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Winner of the 2012 Bram Stoker Award for Superior Achievement in a Graphic Novel
Posted August 12, 2012
When I purchased this book I was looking forward to read it, as the subject matter was one I had an interest in, and I haven't read a graphic novel in a long while. It was pleasurable to find that Witch Hunts: A Graphic History of the Burning Times, exceeded both my cravings.
It isn't easy to produce a non-fiction graphic novel - how do you encapsulate complex concepts or events in graphical form, in just a few pages, if that? While a picture may represent a thousand words, will you create the right picture, or doom the reader to the wrong thousand words? How can a bundle of pages of graphics with brief phrases, truly represent the overall theme?. Well, Rocky Wood and Lisa Morton's research and words, combined with Greg Chapman's excellent craftsmanship, certainly does tick those boxes. The reading experience is emmersive, emotional, educational.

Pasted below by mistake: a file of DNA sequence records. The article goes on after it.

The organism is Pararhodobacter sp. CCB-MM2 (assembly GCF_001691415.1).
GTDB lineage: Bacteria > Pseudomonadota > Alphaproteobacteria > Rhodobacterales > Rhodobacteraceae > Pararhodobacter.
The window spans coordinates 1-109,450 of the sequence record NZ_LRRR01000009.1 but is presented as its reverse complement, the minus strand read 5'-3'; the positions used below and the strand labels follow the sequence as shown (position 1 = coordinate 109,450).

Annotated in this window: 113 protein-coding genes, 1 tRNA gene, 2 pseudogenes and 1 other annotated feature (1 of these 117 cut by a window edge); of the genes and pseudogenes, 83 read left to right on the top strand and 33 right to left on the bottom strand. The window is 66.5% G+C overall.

In terms of the graphics, I particularly liked the tastefulness of the product. Sexuality, particularly the predatory side, is a part of the Witch Hunt experience, alongside brutality and sadism (all, mind you, perpetrated by those persecuting alleged witches), and yet Greg Chapman is careful in terms of how much graphic violence is portrayed - without losing the sense of what was happening. Kudos to him.
The narration, stemming from the research, is clear and concise, and equally importantly, is consistent from start to finish in terms of style. A dimension that I appreciated was the clarity of the moral message coming from the writers - this was a despicable period and it was more than just a matter of superstitious fear, it was also entwined with greed, avarice and misogyny. It was important to call a spade a spade.
As you can tell by my spiel, I really enjoyed the work, and because it is so crammed with interesting history, it is a book I can refer back to, and reread with pleasure.
A well deserved 5 stars, and worthy of winning awards.